That's just sad

My neighbors' granddaughter is 10 going on 11. She is exceptionally like me- quiet, bookish, and hitting puberty a bit before her friends.

And in the absolute worst way that could happen to a girl- at least in our society.

She's gained some of the necessary weight to begin puberty but she hasn't increased in height. This is how it typically happens, but no doctors or health professionals tell girls this. Why don't they cover this in the "You're a woman now" filmstrip? Yep, here's a Kotex, stick it to your panties and by the way, you're supposed to gain approximately one-third of your adult weight during puberty. No. They skip right to "The only sure way to prevent an STD is by abstinence." There's more to the story, people.

Happened to me and I got called a "fat cow" and sexually harassed all through 6th grade because of it. So believe me, I understand.

Yet in a way, what's happening to this girl is worse. Her friends are telling her she needs to lose weight, that she shouldn't eat this or that because it has too many calories. This little girl is her best friend and next-door neighbor. I'd like to say, "Well get a new friend!" but sometimes even shitty friends are hard to come by. Even then, it's not that easy.

My neighbors (who know about the ED) asked me how they should help K through this. I told them they should teach her how to hit girls like that in the face.

I don't think I was joking by all that much. I'd volunteer.

Then I go further down in the thinking process: okay, maybe this girl is a mean bitch, but she had to learn it somewhere. Not to automatically blame the mother, but she probably heard something. And I think K's mom should feel free to bring this up. Then, however, you have the awful situation of "She's a tattler!" and the teasing and comments won't stop because they're no longer "friends."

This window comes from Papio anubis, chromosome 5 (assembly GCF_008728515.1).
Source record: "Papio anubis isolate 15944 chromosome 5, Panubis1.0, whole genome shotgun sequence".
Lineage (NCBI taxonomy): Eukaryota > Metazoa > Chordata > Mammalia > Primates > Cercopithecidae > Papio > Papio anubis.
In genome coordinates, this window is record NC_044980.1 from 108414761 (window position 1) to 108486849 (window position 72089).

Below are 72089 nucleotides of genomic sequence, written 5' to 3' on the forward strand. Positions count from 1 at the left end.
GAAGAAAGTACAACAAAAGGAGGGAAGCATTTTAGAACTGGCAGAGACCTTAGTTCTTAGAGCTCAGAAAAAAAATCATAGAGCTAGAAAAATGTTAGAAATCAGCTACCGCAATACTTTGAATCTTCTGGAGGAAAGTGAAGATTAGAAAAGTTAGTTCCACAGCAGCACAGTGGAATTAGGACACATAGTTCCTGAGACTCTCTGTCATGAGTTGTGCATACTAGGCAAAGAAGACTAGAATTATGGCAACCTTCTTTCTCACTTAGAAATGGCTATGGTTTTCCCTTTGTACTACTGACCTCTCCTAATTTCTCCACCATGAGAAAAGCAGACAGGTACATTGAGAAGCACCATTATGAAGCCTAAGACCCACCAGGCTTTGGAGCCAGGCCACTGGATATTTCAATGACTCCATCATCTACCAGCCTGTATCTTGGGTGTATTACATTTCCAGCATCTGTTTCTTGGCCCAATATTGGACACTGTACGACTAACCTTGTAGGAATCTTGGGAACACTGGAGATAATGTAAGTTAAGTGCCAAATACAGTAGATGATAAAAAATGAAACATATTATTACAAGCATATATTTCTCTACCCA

Can I just say how glad I am that I'm no longer in middle school and never will be again, EVER? It's another reason why I don't want to reproduce, so that I can spare some other soul from this shit.

To a girl these days (and even in my days in the late 80s and early 90s), being called fat, whether you are or not, is the absolute worst thing you can be called. It's the one rallying cry on the playground. I remember it very well. Kids are mean. They really are.

But someone needs to say that this behavior is unacceptable. I told my neighbors that this might be the best way to handle it. K's friend's behavior is inappropriate and unacceptable and most of all not true. That it will not be tolerated when adults are around. That this girl is abusing you for her own perverse purposes and she's not really a friend.

K is really sweet. She's not a twig, but welcome to reality- most of us aren't. She's healthy and muscular and athletic. And could probably kick this girl's ass in a heartbeat.

I almost wished she would.

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Jeanne said...


Can I have a punch, too???? Please????

Oh, nelly... I hate that this happens - to any child!! Let alone the children we know and care about.

It's a no-win situation.

Except to have as many people as possible talk to K and let her know that she is beautiful - just as she is.

Sarah said...

that is really sad. That just should not be allowed to happen.

I am just now starting to figure out how the early attention (and in some cases I would classify it as harrassment) from boys has affected me. There was a lot I wasn't ready to deal with and it's still playing out for me.

As always, a thought-provoking post. Thanks. Oh and the paws picture is AWESOME.

carrie said...


K's over at my neighbor's pool quite a bit and I'm over there regularly, too (they're my surrogate aunt and uncle because the rest of my family is so far away). She loves to do flips on the diving board, etc, so I tell her how good she is- because she really is. She does flips! Then again, I'm terrified of being upside down, so I could never EVER do that.